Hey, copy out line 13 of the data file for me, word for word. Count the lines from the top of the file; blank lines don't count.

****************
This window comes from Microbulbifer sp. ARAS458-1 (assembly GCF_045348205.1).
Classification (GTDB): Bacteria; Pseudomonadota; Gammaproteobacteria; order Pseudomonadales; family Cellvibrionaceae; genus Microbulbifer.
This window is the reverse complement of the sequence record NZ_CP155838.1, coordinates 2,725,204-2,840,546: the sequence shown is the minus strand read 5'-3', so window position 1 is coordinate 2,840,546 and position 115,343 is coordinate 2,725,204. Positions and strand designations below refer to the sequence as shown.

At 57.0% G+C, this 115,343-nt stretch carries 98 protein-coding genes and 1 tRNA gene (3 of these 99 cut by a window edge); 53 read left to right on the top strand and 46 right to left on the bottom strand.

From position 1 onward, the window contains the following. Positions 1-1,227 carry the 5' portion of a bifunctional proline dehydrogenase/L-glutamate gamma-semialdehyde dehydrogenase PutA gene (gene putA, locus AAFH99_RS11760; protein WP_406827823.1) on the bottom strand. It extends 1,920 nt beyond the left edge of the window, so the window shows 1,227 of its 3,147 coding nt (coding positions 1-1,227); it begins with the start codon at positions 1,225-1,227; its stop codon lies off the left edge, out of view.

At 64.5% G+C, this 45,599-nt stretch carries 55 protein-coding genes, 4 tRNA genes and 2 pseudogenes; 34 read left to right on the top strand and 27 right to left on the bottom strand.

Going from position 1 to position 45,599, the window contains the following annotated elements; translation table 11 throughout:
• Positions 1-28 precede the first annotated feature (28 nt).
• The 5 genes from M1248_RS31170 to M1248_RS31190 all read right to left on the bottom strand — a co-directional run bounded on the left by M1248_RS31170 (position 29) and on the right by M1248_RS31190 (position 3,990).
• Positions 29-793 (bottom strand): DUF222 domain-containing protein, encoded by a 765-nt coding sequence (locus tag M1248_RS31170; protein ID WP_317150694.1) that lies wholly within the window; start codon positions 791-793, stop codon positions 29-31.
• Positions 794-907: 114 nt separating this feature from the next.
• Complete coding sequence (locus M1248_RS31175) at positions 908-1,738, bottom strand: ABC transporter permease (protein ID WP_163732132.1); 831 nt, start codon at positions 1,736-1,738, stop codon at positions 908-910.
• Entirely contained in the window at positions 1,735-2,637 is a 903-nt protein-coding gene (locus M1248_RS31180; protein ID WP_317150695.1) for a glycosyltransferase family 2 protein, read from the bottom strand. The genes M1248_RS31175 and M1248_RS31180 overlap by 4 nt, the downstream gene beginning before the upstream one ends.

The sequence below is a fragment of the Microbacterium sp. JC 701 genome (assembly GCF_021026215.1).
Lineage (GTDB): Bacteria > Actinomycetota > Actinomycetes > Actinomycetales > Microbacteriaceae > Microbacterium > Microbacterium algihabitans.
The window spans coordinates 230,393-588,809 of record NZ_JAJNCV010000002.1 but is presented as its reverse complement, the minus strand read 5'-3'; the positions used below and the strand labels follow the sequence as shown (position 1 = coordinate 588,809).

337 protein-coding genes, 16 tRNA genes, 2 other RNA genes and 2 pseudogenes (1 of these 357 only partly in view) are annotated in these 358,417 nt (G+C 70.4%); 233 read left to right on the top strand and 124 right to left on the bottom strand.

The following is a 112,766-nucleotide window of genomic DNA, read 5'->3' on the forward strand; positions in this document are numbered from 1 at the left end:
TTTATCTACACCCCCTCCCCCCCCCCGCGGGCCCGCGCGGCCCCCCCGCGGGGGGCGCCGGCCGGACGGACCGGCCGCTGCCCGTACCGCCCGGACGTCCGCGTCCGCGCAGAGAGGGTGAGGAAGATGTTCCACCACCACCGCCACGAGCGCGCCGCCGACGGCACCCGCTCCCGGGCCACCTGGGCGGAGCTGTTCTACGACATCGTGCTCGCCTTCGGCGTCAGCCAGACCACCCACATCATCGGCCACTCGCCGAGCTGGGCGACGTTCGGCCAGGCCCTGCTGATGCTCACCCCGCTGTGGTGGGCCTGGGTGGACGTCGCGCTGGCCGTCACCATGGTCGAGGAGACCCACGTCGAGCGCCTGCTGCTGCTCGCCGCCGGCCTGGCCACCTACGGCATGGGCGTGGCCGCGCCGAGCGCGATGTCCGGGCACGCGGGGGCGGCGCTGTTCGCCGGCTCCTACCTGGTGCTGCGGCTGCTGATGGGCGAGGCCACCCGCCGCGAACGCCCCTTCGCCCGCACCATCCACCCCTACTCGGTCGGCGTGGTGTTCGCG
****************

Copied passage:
• Entirely contained in the window at positions 1,735-2,637 is a 903-nt protein-coding gene (locus M1248_RS31180; protein ID WP_317150695.1) for a glycosyltransferase family 2 protein, read from the bottom strand. The genes M1248_RS31175 and M1248_RS31180 overlap by 4 nt, the downstream gene beginning before the upstream one ends.